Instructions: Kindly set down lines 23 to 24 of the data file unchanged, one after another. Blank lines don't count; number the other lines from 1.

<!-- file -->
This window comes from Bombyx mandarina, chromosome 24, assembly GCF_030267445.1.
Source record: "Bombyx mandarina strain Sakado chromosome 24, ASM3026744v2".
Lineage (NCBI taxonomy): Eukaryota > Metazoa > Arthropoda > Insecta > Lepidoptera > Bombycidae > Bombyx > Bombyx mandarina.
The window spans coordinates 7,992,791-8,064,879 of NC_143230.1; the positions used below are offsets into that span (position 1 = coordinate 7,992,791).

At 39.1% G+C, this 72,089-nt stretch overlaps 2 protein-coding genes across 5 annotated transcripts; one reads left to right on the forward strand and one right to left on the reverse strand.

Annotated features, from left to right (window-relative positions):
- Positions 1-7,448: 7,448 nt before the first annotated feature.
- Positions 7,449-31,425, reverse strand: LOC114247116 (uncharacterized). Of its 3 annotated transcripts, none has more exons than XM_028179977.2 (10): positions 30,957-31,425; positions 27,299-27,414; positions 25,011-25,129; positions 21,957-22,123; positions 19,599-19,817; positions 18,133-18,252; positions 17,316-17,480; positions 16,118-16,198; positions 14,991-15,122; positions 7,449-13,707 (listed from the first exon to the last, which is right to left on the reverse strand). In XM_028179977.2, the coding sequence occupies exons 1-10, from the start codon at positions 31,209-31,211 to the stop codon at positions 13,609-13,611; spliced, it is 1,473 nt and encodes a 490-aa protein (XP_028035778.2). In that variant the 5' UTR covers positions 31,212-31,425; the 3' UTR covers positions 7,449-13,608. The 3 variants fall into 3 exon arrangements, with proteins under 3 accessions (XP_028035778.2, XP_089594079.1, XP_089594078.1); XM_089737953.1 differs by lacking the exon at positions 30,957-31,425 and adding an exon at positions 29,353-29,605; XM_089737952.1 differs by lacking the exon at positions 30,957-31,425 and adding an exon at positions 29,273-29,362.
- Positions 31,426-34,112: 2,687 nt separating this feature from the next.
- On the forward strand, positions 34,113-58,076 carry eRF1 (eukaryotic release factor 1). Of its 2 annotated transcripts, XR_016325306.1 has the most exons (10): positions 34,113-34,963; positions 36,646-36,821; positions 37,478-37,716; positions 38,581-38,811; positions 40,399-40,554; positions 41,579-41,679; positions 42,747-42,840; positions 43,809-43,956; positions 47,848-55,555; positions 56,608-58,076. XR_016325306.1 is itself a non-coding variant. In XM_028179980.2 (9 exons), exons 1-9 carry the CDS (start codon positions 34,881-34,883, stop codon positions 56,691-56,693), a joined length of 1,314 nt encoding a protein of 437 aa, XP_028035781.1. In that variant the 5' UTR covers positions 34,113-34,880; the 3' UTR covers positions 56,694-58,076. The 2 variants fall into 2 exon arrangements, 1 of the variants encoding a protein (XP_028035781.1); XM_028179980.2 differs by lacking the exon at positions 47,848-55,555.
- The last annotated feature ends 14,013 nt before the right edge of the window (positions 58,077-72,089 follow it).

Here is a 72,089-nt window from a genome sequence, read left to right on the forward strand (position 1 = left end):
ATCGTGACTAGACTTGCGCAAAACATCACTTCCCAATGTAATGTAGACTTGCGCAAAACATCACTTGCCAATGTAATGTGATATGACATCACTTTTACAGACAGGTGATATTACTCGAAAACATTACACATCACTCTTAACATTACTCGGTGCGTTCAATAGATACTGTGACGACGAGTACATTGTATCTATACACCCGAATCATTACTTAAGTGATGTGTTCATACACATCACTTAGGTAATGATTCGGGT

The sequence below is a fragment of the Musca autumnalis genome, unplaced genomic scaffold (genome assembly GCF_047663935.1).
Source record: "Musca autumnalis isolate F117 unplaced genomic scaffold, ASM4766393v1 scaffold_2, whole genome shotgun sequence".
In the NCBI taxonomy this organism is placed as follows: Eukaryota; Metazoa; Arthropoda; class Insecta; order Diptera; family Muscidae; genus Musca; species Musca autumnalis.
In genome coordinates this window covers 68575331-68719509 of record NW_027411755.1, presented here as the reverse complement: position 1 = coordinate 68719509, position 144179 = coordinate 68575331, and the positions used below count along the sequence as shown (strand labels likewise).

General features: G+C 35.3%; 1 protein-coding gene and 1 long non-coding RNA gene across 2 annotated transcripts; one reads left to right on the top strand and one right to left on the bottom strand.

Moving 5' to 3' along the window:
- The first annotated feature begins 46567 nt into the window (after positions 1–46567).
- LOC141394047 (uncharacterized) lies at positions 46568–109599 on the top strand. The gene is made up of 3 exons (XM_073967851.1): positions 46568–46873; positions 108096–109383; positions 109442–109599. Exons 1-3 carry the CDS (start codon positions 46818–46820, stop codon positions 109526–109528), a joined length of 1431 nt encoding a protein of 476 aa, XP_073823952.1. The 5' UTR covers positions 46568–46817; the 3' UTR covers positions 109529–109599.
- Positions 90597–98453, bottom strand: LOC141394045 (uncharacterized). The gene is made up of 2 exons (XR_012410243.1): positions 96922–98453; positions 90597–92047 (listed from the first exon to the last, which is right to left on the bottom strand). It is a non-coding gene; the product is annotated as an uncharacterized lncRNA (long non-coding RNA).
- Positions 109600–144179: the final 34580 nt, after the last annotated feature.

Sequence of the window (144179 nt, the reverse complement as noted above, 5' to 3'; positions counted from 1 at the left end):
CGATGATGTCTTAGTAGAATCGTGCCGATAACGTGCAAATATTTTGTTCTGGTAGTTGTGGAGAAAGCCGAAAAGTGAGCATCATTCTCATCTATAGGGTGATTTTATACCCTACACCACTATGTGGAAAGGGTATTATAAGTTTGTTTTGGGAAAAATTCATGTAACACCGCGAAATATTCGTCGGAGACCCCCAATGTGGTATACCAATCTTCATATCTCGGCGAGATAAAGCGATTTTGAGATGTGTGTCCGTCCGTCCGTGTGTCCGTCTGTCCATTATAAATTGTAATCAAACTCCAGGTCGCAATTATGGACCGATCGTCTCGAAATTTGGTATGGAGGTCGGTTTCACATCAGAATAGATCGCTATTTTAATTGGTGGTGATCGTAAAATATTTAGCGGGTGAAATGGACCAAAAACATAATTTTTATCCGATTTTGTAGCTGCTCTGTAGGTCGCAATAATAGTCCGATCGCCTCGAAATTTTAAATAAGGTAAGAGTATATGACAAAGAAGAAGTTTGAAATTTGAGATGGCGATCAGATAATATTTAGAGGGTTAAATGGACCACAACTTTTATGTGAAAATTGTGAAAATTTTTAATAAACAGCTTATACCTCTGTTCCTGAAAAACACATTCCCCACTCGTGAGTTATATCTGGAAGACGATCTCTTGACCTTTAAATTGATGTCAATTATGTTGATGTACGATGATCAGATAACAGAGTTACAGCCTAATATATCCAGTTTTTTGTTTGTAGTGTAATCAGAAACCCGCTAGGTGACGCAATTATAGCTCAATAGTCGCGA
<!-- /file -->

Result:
- Positions 109600–144179: the final 34580 nt, after the last annotated feature.

Sequence of the window (144179 nt, the reverse complement as noted above, 5' to 3'; positions counted from 1 at the left end):